So overall a steady as she goes type of statement with not too much to get worked up about either way, although the retail side seems a bit flat so far this year. After recent upgrades the shares stand on around 13x and a 3.6% yield which seems fair enough.
Meanwhile Kingfisher (KGF) the UK & European DIY and building materials retailer has reported Interims which also saw fairly lack lustre like for like sales growth of 1.8% or 0.9% in total. On the back of this their profits and earnings were unchanged while they edged up the dividend by 1%. They did however flag a £12m profit hit from currencies and without this profits would have been up by 3.3%. They also incurred development costs of £11m in new markets for them in Portugal, Germany & Romania. France was pretty flat as the French economy continues to struggle while the UK was the star with LFL's up 4.4% and profits up by 17.7% benefiting from initiatives to re-energise B&Q and better demand for trade products as housing construction and activity improved.
Overall a reasonable outcome after the disappointing Q2 update they put out earlier in the year as their French operations stabilized somewhat towards the end of the period. This continues to offset the recovery in the UK as does their investment in new markets. This leaves a fairly flat outlook for the year but with their return of capital programme / share buy backs likely to support the shares, the recent fall in the share price leaves them looking reasonable value on around 13x with a 3.7% yield backed up by a solid balance sheet so a strong hold I would suggest.
However, despite the above, Greene King which I wrote up earlier in this year, announced a pre close trading update today in which they saw continued strong trading momentum. So it seems things may have improved a little in 2013 and into this year. In the statement the CEO also mentions their Leisure Tracker Report which you can *download it from here if you are interested in seeing how you compare. For example the average household in the UK spent nearly £75 ($126 / €92) on eating out and £40 ($67 / €49 ) on drinking out in March 2014. This also highlights some other interesting trends in how consumers are choosing to spend their money.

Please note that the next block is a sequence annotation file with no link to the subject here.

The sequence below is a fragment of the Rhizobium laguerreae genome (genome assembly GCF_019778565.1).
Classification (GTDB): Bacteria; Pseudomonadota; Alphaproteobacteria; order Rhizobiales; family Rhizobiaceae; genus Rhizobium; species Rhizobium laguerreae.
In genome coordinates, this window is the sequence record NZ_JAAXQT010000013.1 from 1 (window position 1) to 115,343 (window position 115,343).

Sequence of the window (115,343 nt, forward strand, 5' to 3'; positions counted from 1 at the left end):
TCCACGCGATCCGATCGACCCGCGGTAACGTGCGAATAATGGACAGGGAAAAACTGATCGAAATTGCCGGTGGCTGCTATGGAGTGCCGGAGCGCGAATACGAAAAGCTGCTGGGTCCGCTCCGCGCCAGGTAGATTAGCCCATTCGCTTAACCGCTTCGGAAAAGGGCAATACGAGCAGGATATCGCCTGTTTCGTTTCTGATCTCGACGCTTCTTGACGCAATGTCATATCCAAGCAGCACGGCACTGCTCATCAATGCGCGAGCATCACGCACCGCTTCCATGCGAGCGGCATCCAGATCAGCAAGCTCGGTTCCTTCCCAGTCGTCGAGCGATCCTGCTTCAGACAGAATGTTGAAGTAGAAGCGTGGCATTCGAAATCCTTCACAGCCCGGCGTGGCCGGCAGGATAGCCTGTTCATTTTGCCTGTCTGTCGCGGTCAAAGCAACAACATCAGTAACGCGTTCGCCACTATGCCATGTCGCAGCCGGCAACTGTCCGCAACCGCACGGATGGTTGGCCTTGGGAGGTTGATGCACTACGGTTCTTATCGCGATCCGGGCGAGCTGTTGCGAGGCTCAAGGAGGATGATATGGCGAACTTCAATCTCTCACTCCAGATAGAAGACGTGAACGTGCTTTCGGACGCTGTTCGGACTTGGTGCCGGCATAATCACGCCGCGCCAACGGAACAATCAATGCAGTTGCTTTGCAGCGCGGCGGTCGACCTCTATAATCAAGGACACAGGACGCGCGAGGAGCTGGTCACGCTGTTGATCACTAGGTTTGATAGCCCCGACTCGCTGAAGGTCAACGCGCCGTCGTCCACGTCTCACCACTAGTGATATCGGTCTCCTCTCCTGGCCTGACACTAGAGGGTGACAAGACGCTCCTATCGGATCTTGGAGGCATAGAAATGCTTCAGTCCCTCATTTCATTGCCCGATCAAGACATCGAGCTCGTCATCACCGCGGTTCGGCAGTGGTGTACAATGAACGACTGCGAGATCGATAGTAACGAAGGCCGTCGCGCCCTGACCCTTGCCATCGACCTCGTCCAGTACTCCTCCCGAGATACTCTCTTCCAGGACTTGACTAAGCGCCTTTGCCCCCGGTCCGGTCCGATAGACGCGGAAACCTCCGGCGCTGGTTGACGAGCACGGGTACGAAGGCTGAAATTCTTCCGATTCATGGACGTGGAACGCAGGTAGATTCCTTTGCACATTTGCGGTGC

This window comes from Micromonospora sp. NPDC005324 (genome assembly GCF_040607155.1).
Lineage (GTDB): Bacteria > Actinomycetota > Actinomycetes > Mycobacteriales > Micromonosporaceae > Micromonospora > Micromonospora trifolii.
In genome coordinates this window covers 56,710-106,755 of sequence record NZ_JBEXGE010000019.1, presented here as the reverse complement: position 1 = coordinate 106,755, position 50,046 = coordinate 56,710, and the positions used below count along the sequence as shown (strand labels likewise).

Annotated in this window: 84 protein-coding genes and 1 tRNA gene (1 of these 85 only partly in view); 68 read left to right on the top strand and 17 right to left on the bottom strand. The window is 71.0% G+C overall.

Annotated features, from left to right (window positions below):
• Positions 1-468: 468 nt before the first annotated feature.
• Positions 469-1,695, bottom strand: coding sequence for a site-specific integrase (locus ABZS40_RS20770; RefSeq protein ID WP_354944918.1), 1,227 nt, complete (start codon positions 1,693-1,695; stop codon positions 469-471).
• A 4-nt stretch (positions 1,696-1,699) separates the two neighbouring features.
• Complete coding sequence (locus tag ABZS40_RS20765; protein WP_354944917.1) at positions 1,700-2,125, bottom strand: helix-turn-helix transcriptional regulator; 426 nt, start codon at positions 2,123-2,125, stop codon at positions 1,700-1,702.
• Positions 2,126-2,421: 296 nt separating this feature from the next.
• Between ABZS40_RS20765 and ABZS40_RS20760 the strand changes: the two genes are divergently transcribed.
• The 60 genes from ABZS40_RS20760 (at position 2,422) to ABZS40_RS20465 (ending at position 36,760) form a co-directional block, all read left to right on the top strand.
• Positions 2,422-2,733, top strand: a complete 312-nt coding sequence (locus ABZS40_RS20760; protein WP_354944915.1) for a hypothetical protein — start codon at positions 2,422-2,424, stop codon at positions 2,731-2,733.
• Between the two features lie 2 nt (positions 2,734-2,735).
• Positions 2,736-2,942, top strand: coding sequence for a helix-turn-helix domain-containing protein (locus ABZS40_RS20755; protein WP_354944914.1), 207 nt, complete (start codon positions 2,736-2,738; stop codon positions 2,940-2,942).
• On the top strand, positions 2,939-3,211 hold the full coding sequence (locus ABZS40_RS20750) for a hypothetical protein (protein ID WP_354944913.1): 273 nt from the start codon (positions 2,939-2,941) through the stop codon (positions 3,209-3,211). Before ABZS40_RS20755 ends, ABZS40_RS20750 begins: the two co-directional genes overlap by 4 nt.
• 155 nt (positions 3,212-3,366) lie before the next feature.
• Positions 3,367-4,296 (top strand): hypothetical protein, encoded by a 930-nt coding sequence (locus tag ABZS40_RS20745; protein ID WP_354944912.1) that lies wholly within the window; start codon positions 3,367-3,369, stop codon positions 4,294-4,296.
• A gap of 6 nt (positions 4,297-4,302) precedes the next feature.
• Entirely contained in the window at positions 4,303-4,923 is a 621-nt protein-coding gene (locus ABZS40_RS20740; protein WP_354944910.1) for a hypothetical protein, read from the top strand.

Otherwise the business highlights from the statement were:
· Retail like-for-like (LFL) sales up 4.1% and up 4.8% in the last 16 weeks
· 22nd consecutive quarter of LFL sales growth
· Food LFL sales up 5.0% and room LFL sales up 6.8%
· Average EBITDA per pub in Pub Partners up 5.0%
· Core brand own-brewed volumes (OBV) up 4.6%
· Expect to meet market expectations for the full year
They said they expect to meet the market's full year expectations for profit, cash flow and the balance sheet, with further improvement in ROCE and a further reduction in leverage. Meanwhile the chief executive, Rooney Anand, on the outlook said:
"Looking ahead, we see the UK's economic outlook improving. Throughout the downturn wage growth lagged inflation but this quarter has seen that change for the first time since the recession began, which bodes well for the future. Customers, though, are still spending carefully, as highlighted by our most recent Leisure Spend Tracker report*. Hence we remain cautiously optimistic for the forthcoming financial year."
So he seems encouraged by the recent signs of improvement in the economy and I guess they could be a beneficiary from the World Cup and extended opening times on England's match days that has been allowed, but I'm not expecting us to be in it for very long! Greene King (GNK) seems a like a solid hold as part of a diversified income portfolio on around 13 to 14x P/E with a yield in excess of 3% and trend growth of around 7% expected.